'Indonesia solution' is immoral

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The circumstances in which the Sri Lankan asylum seekers have found themselves in an Australian ship off the coast of Indonesia are dramatic. And the arguments about the legality of the steps by which they have found themselves there are complex.

But this incident is part of a clear policy to prevent asylum seekers from arriving by boat in Australian waters, and to transfer responsibility for housing them, adjudicating their claims and ensuring protection for those found to be refugees, from Australia to Indonesia, in concert with the United Nations High Commissioner for Refugees.

Given the stridency of the arguments about the issue, it may be helpful to review the moral claims that asylum seekers in boats make on Australia, and the morality of attempting to prevent them from making those claims by transferring responsibility for them to Indonesia.

The core of the argument that we have moral obligations to asylum seekers lies in the responsibility we all have to one another by virtue of our shared humanity. When people come to us in need, they make a claim on us. Where their lives and safety are at risk, we are responsible for helping them insofar as is reasonable.

The difficult moral questions arise in assessing honestly what is reasonable. The obligation we have to try to save the life of a child who has fallen into a river, for example, will be affected by the fact that we cannot swim.

The responsibility to help those in need of protection also falls on us as a society and nation. It is acknowledged in our incorporation of the United Nations Convention on the Status of Refugees and Protocol into our domestic legislation. The UN also provides a framework for sharing the burdens of protecting asylum seekers. Australia, as a wealthy nation with considerable resources, helps by processing and accepting off-shore some refugees from nations where they face danger on return. These have recently included Myanmar, Sudan and Afghanistan.

The Convention also provides ethical ways of responding to people who make claims for protection on-shore. It allows for processes to discern those with strong claims for protection from those whose claims are weak.

Not all people in urgent need are covered by the grounds set out in the Convention, a fact that is recognised in forthcoming Australian legislation on complementary protection. But the Convention and the prospective legislation recognise that morally the reception of asylum seekers is to be judged primarily by the human reality of those who seek asylum, and not by the will or convenience of those on whom they make a claim.

The political challenge posed by asylum seekers who come to Australia by boat is not that they are not refugees, but that most are refugees. Even by the unsatisfactory processes of adjudicating claims on Nauru and on Christmas Island, the majority of claims for protection have been upheld.

So the only valid ethical grounds on which Australia could refuse to accept for adjudication claims made by boat people for asylum are that they would impose an unreasonable and disproportionate burden on Australia.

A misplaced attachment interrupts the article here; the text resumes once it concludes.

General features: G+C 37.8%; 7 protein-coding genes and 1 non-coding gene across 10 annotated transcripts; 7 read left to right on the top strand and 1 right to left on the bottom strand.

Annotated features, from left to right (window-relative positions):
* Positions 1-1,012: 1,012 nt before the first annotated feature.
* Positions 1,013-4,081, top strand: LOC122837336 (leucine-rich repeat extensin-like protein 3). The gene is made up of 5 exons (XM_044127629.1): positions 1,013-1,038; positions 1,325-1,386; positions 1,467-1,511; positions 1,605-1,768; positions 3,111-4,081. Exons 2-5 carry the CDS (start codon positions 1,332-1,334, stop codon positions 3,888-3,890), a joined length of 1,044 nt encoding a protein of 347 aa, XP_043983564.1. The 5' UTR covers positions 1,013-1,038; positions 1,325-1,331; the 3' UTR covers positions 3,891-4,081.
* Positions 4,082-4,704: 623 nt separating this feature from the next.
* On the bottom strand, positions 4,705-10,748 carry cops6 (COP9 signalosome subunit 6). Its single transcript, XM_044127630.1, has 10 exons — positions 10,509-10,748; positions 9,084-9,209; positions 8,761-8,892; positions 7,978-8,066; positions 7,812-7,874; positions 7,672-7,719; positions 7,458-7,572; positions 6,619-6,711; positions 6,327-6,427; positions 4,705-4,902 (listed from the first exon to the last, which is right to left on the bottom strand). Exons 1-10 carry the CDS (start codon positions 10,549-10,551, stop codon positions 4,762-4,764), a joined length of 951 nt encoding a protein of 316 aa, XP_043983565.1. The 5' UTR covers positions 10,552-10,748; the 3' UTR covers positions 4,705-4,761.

This case is difficult to make when we compare the number of asylum seekers making claims on Australia with those who are received in other nations, and the relative resources of these nations. It is also hard to sustain when we compare the numbers of those arriving by boat with the number of immigrants and of visa overstayers that Australia tolerates each year.

It's even more difficult to argue that Australia is entitled to transfer its responsibilities to Indonesia. The transfer does not guarantee effective protection to refugees, and Indonesia is less well resourced to provide protection, both financially and culturally, than Australia. Together these mean that asylum seekers held there will face a long and dehumanising period of detention, beset by fear, insecurity, and inability to live fruitfully.

The asylum seekers will not enjoy effective protection in Indonesia, which is not a signatory to the UN Convention and is unlikely to embody it into its domestic law. Without that measure, those found by the UN to be refugees have no guarantee that they will not be returned to persecution in the nations from which they fled.

Nor will an agreement with Australia promise resettlement outside Indonesia. On the evidence of those detained in Nauru, other nations will see it as Australia's responsibility to protect asylum seekers held in Indonesia at Australia's instigation.

It can be expected then that Australian policy will ensure asylum seekers found to be refugees will wait long in Indonesian detention centres under harsh conditions. Their future will be precarious, with no prospect of returning safely to their own countries, little possibility of resettlement and almost no opportunity to begin a new life in Indonesia. The human damage done by long detention is well documented. It damages human beings in ways that last long after they have been detained.

One argument put tenaciously by the previous Australian government, and still retailed, was that treating asylum seekers arriving by boat punitively was necessary to curb their exploitation by people smugglers and the dangers they would face at sea. Like the argument for deterrence by indefinite detention, this argument effectively involves abusing the human dignity of people in need in order to deter others.